Portsmouth, England- A city with navy and family history

 Portsmouth has long been known as a naval city in England’s South end, but to me, this city has a lot more than naval history.  Portsmouth is my Grandma’s hometown and during World War II she worked here in the Women’s Land Army.  While working, she met a handsome Canadian soldier, fell madly in love, got married and moved to Canada after the war. Then, in the early 1990s she learned she had a younger brother she never knew about. She had been raised by her grandfather as her father took off and her mother wasn’t really around.  Long story short, John and his wife Jean came to visit her in Canada and we all got to know each other.

Since my first trip to England, this country became an instant favourite of mine and finally on my third visit to England, I got the chance to travel down to Portsmouth to see John and Jean. I love travelling to places where I know people as locals always make the best tour guides!

From the Portsmouth Train station, it’s only a short walk to Gunwharf Quays, where old and new Portsmouth meld together.  Gunwharf Quays has 90 designer outlets, 30 bars and restaurants and a movie theatre. After wandering around, I met Jean and John for lunch at the Water Margin Chinese buffet before heading off on our tour of Portsmouth.

Gunwharf Quays was developed on the site of HMS Vernon, which was the Royal Navy’s centre for development of torpedoes.
While it dates back to the 12th century, Gunwharf Quays gets its name from its use in the late 17th century. At this time, it was the main supply depot for the Royal Navy and ships loaded their weapons, cannon balls and gunpowder here before leaving Portsmouth Harbour.
Apart from the shopping and the boats in the marina, Gunwharf Quay’s main attraction is Spinnaker Tower.

The tower, which opened in October 2005, can be found on the Portsmouth Harbour waterfront.  At 170m, Spinnaker Tower is the highest publicly accessible structure in the UK, beating out the London Eye, Blackpool Tower and Big Ben. The Tower was designed to look like a sail billowing in the wind and was a focal point of a regeneration project that Portsmouth received a grant for. On a clear day, from the top of the tower you can see for 23 miles.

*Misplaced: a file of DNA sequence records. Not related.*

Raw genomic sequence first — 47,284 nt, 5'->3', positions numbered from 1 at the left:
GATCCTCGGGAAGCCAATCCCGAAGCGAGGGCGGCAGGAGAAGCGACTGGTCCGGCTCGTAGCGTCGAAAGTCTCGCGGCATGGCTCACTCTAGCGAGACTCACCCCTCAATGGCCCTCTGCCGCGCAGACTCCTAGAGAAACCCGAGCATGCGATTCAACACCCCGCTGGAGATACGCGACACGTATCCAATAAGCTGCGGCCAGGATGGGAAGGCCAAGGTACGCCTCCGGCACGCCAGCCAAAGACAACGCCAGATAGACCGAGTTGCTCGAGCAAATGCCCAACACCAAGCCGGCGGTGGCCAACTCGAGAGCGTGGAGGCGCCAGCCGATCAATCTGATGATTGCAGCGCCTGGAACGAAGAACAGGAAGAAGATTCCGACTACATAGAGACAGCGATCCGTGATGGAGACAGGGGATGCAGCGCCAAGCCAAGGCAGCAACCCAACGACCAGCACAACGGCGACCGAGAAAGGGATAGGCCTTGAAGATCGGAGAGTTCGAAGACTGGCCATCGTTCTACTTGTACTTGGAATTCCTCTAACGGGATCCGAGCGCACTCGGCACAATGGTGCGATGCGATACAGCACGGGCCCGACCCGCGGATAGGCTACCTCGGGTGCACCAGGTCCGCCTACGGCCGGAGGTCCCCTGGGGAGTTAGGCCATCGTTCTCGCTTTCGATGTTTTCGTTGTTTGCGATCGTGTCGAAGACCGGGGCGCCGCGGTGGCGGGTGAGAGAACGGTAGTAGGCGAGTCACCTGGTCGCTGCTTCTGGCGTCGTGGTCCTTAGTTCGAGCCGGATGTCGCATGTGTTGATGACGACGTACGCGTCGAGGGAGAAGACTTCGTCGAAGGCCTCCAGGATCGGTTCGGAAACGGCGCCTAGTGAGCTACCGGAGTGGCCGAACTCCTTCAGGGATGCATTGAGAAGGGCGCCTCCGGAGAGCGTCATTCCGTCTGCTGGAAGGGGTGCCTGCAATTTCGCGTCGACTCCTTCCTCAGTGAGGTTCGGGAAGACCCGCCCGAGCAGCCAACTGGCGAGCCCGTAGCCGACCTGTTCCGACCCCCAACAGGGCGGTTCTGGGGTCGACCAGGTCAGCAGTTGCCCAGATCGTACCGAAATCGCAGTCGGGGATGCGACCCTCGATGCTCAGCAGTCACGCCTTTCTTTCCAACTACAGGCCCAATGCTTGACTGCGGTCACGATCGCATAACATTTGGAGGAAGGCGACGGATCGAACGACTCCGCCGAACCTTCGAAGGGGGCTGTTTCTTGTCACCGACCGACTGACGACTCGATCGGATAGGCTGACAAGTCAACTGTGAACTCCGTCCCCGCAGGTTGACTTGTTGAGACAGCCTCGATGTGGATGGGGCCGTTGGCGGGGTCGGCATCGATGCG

Neighbouring Portsmouth Dockyard is home to the three ships, HMS Victory, HMS Warrior and Henry VIII’s Mary Rose. This historic dockyard is the perfect place to explore Portsmouth’s history from the past 800 years.

As a major naval city, during wartime Portsmouth was full of naval barracks. But these days, the barracks have been turned into flats. Across from one of the main rows of barracks is a pebble beach and the South Parade Pier, with snacks, ice cream, souvenirs and a funfair! From here you can also take a ferry or a hover craft to the Isle of Wight.

To the north of Portsmouth is Portsdown Hill, which runs from Havant in the East to Fareham in the west. The hill is home to four forts, including Fort Nelson which was built during the 1860s. Fort Nelson forms part of a chain of defences built around Portsmouth to protect the Royal Dockyard.
The Royal Armouries at Fort Nelson is home to the national collection of historic cannons and guns. This is one of the finest collections in the world with over 350 cannons dating back over 600 years from every corner of the world.

From the top of Portsdown Hill, you always get a great view of the city, but if you happen to catch a clear day, you can see for miles!

After, we took a drive through the residential part of Portsmouth and stopped outside a cute little white 2 -storey on Laburnum Grove.

I grew up hearing stories about this house as 174 Laburnum Grove is the house my grandma grew up in. Seeing it was the perfect ending to a wonderful tour of the city!

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